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New Report Uncovers Medicare Waste
01-29-2013 at 09:26 am - David Williams - Posted in: David Williams, Improper Payments, Medicare, Taxpayers Protection Alliance - 0 Comment

Perhaps no government program has become more synonymous with waste, fraud and abuse than Medicare.  So when the Associated Press broke a story last week noting that the Medicare program “paid more than $120 million from 2009 to 2011 in violation of federal law for medical services for inmates and illegal immigrants,” many in Washington likely didn’t bat an eye.  But policymakers in Washington and taxpayers throughout the nation should be appalled by this latest example of careless, unnecessary Medicare spending. Just because there are so many examples of mismanagement of Medicare funds does not mean that this should desensitize folks from the magnitude of the problem.

Improper payments are not a new problem.  On February 7, 2012, the Government Accountability Office (GAO) released a report, “Improper Payments:  Moving Forward with Governmentwide Reduction Strategies,” which identifies $115 billion in improper payments by the federal government.  According to the report, “The $115.3 billion estimate was attributable to 79 programs spread among 17 agencies. Ten programs accounted for about $107 billion or 93 percent of the total estimated improper payments agencies reported for fiscal year 2011…The federal government continues to face challenges in determining the full extent of improper payments…Internal control weaknesses continue to exist, heightening the risk of improper payments.”  The GAO lists the most vulnerable programs and, to nobody’s surprise, Medicare and Medicaid are at the top of the list with $29 billion and $22 billion respectively in improper payments.

Last week’s reports from the Department of Health and Human Services inspector general provides another dose of harsh reality when it comes to how your tax dollars are being spent.  The AP article explains the breakdown of the spending, “the program was billed for more than $33 million in inmate care and more than $91 million for illegal immigrant care over that period…”  If these numbers alone aren’t bad enough, remember that these funds are distributed despite the fact that “Under federal law, Medicare generally does not pay for services for either group [inmates or illegal aliens] of patients.”  Not only is this practice wasteful spending, it is also illegal.  Not to mention, this is despite the fact that these “recipients” are not even eligible to be part of the program.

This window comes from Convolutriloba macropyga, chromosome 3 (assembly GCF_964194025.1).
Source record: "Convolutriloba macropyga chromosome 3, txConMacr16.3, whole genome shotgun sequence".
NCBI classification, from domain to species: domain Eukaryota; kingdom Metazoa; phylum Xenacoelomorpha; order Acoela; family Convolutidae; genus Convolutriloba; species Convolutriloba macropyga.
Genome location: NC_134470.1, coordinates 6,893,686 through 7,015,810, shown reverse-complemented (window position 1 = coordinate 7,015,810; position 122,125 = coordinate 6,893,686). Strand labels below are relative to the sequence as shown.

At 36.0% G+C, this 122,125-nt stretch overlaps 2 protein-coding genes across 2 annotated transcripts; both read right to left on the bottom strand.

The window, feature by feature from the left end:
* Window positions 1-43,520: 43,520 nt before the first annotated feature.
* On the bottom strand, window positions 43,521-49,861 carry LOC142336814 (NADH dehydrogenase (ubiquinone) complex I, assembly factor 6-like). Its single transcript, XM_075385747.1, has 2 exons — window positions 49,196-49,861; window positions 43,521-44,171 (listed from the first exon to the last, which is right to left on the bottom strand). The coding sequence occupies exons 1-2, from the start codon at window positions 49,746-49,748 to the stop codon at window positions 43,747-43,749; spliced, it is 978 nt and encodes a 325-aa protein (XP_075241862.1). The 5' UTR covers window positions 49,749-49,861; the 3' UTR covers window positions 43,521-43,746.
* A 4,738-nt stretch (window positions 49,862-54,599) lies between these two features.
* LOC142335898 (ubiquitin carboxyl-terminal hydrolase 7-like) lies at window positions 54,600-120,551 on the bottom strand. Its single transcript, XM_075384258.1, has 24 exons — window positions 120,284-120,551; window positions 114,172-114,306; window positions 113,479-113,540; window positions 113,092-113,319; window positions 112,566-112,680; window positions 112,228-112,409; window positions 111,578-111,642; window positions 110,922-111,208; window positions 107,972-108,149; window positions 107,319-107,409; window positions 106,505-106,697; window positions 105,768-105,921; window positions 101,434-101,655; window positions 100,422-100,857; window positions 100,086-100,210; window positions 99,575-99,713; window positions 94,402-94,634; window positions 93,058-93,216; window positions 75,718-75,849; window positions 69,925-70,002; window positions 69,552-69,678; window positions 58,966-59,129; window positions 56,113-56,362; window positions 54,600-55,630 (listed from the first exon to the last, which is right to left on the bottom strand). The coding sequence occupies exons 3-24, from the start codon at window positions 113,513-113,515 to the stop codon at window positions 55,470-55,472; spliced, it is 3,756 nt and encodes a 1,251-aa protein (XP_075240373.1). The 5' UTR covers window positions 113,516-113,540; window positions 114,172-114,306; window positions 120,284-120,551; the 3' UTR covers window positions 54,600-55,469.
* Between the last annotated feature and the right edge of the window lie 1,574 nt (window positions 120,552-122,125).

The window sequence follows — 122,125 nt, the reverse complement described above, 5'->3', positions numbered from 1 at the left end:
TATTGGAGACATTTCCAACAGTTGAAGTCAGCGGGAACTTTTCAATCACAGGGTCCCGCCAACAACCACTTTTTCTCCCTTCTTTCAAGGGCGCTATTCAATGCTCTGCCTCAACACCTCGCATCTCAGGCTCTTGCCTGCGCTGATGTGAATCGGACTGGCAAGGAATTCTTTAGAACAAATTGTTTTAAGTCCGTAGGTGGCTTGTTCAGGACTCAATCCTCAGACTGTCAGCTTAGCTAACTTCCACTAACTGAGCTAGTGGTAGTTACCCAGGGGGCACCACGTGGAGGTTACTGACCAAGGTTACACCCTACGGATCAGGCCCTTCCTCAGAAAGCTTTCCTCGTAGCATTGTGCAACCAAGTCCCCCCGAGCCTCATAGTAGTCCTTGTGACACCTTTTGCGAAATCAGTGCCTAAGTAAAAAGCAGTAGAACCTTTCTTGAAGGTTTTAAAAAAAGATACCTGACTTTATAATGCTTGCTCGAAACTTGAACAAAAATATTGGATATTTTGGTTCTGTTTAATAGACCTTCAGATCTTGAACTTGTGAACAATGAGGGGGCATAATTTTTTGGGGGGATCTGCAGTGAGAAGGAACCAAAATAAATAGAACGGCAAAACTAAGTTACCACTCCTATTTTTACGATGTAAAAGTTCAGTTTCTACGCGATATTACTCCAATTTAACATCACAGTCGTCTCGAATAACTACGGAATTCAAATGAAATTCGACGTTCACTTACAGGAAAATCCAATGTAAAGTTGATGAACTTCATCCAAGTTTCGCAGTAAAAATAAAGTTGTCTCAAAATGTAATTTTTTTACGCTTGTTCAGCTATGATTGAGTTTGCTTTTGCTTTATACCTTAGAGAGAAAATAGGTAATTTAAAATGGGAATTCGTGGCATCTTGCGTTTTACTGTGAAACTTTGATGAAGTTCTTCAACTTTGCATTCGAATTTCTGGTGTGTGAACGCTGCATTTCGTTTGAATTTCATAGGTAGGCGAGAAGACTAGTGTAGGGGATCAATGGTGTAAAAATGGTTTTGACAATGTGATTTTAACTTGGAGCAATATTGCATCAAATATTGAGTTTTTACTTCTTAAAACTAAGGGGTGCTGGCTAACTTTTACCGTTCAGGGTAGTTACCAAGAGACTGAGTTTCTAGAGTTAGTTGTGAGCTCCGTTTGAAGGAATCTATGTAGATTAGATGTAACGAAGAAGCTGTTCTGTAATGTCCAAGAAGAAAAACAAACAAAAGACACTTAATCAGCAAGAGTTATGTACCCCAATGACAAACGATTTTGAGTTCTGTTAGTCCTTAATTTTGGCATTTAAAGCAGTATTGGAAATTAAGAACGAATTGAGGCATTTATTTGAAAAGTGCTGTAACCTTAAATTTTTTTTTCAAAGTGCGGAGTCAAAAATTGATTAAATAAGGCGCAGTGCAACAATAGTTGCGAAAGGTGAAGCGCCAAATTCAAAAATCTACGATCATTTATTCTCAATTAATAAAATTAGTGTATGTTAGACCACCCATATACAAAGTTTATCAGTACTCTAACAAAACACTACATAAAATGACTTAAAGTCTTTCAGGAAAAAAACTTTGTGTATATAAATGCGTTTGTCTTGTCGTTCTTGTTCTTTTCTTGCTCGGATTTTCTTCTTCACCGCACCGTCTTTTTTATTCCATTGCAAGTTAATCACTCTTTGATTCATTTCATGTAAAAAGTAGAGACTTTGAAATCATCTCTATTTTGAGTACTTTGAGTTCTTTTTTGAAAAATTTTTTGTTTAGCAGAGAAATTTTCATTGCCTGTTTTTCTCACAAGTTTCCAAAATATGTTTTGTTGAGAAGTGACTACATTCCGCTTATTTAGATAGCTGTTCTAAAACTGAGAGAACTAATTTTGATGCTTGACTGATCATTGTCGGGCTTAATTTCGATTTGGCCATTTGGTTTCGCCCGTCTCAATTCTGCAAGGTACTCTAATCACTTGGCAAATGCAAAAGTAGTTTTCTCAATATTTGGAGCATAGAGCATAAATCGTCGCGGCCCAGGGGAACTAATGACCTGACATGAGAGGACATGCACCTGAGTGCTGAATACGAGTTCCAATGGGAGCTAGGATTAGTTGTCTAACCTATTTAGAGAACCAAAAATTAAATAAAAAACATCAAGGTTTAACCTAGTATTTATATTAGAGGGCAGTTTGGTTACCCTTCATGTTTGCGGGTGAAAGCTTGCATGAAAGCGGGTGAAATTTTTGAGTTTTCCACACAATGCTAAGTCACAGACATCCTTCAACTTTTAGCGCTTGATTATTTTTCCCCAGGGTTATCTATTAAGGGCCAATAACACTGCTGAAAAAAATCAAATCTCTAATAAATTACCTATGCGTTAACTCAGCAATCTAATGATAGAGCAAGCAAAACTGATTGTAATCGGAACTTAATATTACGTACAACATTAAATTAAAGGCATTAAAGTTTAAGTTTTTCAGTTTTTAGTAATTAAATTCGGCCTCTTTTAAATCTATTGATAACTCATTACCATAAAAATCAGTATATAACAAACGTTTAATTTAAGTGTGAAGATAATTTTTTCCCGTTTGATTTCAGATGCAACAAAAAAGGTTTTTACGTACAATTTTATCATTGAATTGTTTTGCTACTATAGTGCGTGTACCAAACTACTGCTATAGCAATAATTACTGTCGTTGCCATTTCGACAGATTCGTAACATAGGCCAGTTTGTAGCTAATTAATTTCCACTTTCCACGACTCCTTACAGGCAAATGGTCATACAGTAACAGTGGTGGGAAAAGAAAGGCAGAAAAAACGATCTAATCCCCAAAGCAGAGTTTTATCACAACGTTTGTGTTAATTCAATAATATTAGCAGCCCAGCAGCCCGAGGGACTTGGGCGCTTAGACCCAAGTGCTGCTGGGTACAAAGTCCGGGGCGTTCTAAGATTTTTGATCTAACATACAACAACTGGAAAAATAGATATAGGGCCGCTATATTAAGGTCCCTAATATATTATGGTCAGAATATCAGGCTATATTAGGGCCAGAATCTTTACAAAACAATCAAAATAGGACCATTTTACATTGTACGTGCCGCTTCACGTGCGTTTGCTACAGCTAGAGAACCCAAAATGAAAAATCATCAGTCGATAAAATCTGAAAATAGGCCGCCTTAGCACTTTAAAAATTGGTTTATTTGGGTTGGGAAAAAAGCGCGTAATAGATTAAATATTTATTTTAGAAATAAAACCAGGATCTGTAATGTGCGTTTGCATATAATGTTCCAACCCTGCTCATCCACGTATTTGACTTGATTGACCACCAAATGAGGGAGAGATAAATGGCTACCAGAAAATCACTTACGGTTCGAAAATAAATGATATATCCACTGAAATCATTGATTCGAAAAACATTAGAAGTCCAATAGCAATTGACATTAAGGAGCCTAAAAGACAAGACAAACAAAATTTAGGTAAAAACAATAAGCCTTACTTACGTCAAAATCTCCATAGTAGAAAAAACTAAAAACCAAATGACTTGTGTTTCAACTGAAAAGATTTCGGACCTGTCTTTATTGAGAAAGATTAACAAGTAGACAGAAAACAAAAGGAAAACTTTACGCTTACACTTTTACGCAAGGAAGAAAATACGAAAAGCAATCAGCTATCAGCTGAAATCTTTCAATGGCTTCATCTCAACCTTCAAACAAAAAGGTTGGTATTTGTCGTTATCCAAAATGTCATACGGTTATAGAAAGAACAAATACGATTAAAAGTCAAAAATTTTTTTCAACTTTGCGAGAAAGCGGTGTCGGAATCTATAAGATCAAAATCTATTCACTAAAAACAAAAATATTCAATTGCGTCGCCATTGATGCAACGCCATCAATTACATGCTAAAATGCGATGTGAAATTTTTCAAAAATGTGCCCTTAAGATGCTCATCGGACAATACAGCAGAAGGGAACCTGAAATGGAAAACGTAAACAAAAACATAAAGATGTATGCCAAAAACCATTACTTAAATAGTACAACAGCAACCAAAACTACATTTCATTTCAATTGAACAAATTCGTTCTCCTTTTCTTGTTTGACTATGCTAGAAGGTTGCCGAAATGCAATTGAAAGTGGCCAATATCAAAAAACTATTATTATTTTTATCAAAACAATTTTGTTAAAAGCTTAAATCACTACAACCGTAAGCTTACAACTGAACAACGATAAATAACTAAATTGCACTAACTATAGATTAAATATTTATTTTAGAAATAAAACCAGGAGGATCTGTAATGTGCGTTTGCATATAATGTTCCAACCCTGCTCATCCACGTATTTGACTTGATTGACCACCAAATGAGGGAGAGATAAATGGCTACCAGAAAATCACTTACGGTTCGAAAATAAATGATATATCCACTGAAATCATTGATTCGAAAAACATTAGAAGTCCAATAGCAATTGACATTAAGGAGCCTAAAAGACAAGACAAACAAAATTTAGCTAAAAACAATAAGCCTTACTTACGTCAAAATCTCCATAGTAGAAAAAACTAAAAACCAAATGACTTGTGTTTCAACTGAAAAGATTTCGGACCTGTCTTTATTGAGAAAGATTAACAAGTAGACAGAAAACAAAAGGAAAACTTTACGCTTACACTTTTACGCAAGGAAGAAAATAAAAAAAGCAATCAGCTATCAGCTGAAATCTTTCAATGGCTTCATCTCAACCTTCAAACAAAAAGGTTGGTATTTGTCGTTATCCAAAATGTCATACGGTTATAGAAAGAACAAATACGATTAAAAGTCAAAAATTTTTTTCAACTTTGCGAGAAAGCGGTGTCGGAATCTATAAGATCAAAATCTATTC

The news article goes on to point out that Medicare’s expenditures in 2011 were $549 billion, making the latest “figures a fraction of the program's annual budget.”  Is that supposed to console us?  Worse still, the total amount of Medicare fraud is estimated to be around $60 billion per year.   That means that fraud alone tallies up to roughly 11 percent of Medicare’s entire budget!  The next time a politician bemoans the difficult cuts that must be made because Washington’s out-of-control spending has finally caught up to it, remember this $60 billion figure and tell him that’s a great place to start.

It is unacceptable to allow this practice of improper payments to continue as business as usual in Washington.  It is one thing that these improper payments occurred in the first place, it’s another issue that once the payments were made the “agency didn't instruct its contractors to try to recoup the lost funds.”  Fortunately, the HHS IG report recommends that “federal health officials establish a better system to automatically flag charges for inmates and illegal immigrants to stop illegal payments before they are made.”  This seems like a no brainer, and the Centers for Medicare and Medicaid Services shouldn’t have to wait around for an HHS report to realize and begin to implement it.

As our nation gears up for another contentious debate over immigration policy, here’s to hoping that Washington doesn’t forget to rectify the component of improper Medicare payments within the broader discussion.  There are a lot of policy talks floating around that will take a small miracle to solve.  Fortunately, addressing and eliminating Medicare waste, fraud and abuse isn’t one of them.  It’s about time Washington shows taxpayers it is capable to be responsible stewards of our money.


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